"Oh, Fand, my soul is sad this night. The dark powers are gathering their strength to assail us, and we shall need to be pure and strong. Yet you have said that you feel no longer the Presence with you; that Mannanan, the Self of the Sun, shines not in your heart!"

Fan placed her hand upon her sister's flaxen head, saying with a voice mingled joy and pathos:

"Peace, child; you, of us all, have least to fear, for though I, alas! am forsaken, yet He who is your Father and Yourself is even now here with you."

Liban fell on her knees, with her hands clasped and her eyes uplifted in a rapture of adoration, for above her floated one whom she well knew. Yet unheeding her and stern of glance, with his right arm outstretched, from which leaped long tongues of flame, swordlike, into space, Labraid towered above gazing upon foes unseen by them. Slowly the arm fell and the stern look departed from the face. Ancient with the youth of the Gods, it was such a face and form the toilers in the shadowy world, mindful of their starry dynasties, sought to carve in images of upright and immovable calm amid the sphinxes of the Nile or the sculptured Gods of Chaldaea. So upright and immovable in such sculptured repose appeared Labraid, his body like a bright ruby flame, sunlit from its golden heart. Beneath his brows his eyes looked full of secrecy. The air pulsing and heaving about him drove Laeg backward from the centre of the room. He appeared but a child before this potent spirit. Liban broke out into a wild chant of welcome:

"Oh see now how burning, How radiant in might, From battle returning The Dragon of Light! Where wert thou, unsleeping Exile from the throne, In watch o'er the weeping, The sad and the lone. The sun-fires of Eri Burned low on the steep; The watchers were weary Or sunken in sleep; And dread were the legions Of demons who rose From the uttermost regions Of ice and of snows; And on the red wind borne, Unspeakable things From wizard's dark mind borne On shadowy wings. The darkness was lighted With whirlwinds of flame; The demons affrighted Fled back whence they came. For thou wert unto them The vision that slays: Thy fires quivered through them In arrowy rays. Oh, light amethystine, Thy shadow inspire, And fill with the pristine Vigor of fire. Though thought like a fountain Pours dream upon dream, Unscaled is the mountain Where thou still dost gleam, And shinest afar like The dawning of day, Immortal and starlike In rainbow array."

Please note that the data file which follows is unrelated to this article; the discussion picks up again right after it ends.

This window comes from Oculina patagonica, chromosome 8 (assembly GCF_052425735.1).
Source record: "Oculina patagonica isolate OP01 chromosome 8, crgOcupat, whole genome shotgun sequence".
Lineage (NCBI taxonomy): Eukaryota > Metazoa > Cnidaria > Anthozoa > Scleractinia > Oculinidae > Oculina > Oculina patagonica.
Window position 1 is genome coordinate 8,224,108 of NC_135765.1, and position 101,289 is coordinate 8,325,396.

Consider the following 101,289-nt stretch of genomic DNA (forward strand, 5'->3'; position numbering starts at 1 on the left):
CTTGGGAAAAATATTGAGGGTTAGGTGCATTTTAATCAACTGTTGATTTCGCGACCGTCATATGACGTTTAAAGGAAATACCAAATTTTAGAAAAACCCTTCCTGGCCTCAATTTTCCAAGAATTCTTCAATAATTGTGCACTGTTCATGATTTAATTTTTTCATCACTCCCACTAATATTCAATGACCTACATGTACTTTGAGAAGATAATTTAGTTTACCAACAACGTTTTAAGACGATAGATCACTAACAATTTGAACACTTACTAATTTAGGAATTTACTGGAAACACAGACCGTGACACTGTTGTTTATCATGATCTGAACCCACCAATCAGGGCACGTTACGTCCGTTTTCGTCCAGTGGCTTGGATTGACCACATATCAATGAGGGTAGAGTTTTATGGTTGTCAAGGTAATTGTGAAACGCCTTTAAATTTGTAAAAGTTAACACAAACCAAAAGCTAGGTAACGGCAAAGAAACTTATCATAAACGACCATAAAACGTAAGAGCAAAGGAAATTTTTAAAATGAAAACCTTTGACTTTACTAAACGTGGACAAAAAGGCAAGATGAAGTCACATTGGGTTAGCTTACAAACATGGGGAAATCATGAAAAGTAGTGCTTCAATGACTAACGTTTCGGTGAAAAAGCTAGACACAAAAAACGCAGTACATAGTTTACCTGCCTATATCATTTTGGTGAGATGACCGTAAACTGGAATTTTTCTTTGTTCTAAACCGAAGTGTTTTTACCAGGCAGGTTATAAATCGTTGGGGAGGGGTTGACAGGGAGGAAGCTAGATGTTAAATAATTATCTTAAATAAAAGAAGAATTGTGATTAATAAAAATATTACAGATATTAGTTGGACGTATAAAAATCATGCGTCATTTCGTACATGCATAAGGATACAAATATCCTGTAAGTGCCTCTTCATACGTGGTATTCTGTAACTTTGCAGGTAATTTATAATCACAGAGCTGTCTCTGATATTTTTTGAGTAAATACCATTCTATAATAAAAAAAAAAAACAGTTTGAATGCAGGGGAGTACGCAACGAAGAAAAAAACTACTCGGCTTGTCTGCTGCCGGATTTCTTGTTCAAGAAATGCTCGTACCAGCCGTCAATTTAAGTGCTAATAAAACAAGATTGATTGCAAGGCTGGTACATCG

But he, the shining one, answered, and his voice had that melody which only those know whom the Sun-breath has wafted into worlds divine:

"Vaunt not, poor mortal one, nor claim knowledge when the Gods know not. He who is greatest among all the sons of evil now waits for the hour to strike when he may assail us and have with him all the hosts of the foes of light. What may be the issue of the combat cannot be foreseen by us. Yet mortals, unwise, ever claim to know when even the Gods confess ignorance; for pride blinds all mortals, and arrogance is born of their feebleness."

Unabashed she cried out:

"Then rejoice, for we have awakened Cu, the warrior-magician of old times, and his messenger is her."

Then he answered gently, pityingly:

"We need the help of each strong soul, and you have done well to arouse that slumbering giant. If through his added strength we conquer, then will he be the saviour of Eri; beloved by the Gods, he will cease to be a wild warrior on earth, and become a leader of mortals, aiding them on the way to the immortals. Wisely have you awakened him, and yet--"

He smiled, and such was the pity in his smiling glance that Liban bowed her head in humiliation. When she raised it he was gone, and Laeg also had vanished. She arose, and with a half-sob threw herself into the arms of her sister. So they stood, silent, with tearless eyes; for they were too divine for tears, although, alas! too human.

Slowly the chariot rolled on its homeward way, for Laeg, seeing the weakness and weariness of Cuchullain, held the great steeds in check; their arched necks and snorting breath resenting the restraint, while the impatient stamping of their hoofs struck fire from the pebbly road.

"Well," said Cuchullain moodily, "tell me what happened after you went away with that woman of the Sidhe."

Briefly and without comment of his own Laeg stated what he had seen. Then long Cuchullain pondered; neither spoke, and the silence was

AE in the Irish Theosophist - 40/53